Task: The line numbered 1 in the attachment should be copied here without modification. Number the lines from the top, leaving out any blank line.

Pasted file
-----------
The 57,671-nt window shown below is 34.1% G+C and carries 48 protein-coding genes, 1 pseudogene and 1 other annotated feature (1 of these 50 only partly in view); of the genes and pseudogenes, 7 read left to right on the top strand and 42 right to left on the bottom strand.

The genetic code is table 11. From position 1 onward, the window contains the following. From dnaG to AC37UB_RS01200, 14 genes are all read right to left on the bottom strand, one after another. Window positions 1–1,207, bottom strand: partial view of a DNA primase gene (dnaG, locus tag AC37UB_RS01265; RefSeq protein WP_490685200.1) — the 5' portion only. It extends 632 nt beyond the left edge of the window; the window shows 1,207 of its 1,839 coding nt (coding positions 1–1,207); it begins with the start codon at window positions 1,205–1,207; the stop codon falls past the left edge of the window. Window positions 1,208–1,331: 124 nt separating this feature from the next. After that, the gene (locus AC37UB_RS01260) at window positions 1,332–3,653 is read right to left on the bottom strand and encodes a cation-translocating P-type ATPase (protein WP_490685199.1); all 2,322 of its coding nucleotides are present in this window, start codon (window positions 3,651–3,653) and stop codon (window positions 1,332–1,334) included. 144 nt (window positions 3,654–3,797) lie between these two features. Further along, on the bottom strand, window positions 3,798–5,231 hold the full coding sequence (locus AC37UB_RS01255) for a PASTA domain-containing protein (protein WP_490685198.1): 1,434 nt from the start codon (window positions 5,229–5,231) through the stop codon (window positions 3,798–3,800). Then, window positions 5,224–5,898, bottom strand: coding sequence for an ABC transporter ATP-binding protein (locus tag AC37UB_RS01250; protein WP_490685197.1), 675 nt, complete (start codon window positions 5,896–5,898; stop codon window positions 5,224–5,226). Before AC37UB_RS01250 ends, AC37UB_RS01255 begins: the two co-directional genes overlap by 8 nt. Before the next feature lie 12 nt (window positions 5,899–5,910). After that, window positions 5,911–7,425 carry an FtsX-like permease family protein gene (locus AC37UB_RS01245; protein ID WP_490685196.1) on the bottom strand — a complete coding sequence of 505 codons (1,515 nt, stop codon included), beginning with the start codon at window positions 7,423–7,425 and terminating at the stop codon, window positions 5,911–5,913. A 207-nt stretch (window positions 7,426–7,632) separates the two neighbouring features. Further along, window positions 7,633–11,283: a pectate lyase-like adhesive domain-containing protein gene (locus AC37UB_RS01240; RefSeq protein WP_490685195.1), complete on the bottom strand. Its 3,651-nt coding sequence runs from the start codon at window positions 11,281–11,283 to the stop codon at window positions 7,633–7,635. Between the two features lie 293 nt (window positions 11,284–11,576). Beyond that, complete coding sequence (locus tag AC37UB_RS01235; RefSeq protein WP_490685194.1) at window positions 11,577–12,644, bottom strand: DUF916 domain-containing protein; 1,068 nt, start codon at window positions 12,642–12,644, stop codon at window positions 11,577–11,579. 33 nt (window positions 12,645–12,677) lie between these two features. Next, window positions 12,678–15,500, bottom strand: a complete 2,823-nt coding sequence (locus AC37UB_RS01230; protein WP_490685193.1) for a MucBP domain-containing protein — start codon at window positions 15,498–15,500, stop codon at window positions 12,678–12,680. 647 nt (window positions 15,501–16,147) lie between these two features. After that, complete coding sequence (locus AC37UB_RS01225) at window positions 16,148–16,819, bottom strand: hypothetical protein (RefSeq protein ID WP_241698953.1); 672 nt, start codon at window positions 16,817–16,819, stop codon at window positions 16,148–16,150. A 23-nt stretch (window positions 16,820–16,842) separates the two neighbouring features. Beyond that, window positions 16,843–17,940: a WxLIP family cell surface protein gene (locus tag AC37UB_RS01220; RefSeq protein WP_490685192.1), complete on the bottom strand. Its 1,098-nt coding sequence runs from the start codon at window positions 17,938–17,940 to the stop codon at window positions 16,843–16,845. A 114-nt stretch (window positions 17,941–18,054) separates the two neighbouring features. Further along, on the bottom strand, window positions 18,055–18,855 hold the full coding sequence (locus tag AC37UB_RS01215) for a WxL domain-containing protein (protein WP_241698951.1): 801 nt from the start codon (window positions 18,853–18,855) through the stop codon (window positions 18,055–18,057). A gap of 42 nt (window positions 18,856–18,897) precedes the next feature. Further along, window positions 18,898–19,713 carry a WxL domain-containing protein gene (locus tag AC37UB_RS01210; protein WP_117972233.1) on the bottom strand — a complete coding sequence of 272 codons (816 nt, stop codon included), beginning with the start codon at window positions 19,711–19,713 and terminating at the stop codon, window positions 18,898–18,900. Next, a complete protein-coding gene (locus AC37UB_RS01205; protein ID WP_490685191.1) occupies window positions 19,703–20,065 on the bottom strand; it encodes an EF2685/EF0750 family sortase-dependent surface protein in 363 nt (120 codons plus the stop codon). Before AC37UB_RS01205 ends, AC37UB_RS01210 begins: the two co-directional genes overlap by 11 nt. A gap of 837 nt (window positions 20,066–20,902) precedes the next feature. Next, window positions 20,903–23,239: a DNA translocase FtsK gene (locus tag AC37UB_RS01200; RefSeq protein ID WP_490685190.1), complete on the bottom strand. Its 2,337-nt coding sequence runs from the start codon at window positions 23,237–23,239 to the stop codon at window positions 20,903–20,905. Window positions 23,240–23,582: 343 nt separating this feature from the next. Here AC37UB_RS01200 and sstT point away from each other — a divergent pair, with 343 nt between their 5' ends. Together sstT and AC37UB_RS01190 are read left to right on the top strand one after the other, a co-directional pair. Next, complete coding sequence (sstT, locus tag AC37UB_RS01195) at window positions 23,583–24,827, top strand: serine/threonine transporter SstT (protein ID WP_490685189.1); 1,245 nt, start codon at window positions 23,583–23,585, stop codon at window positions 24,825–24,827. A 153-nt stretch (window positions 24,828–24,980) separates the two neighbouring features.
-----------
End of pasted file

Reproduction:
The 57,671-nt window shown below is 34.1% G+C and carries 48 protein-coding genes, 1 pseudogene and 1 other annotated feature (1 of these 50 only partly in view); of the genes and pseudogenes, 7 read left to right on the top strand and 42 right to left on the bottom strand.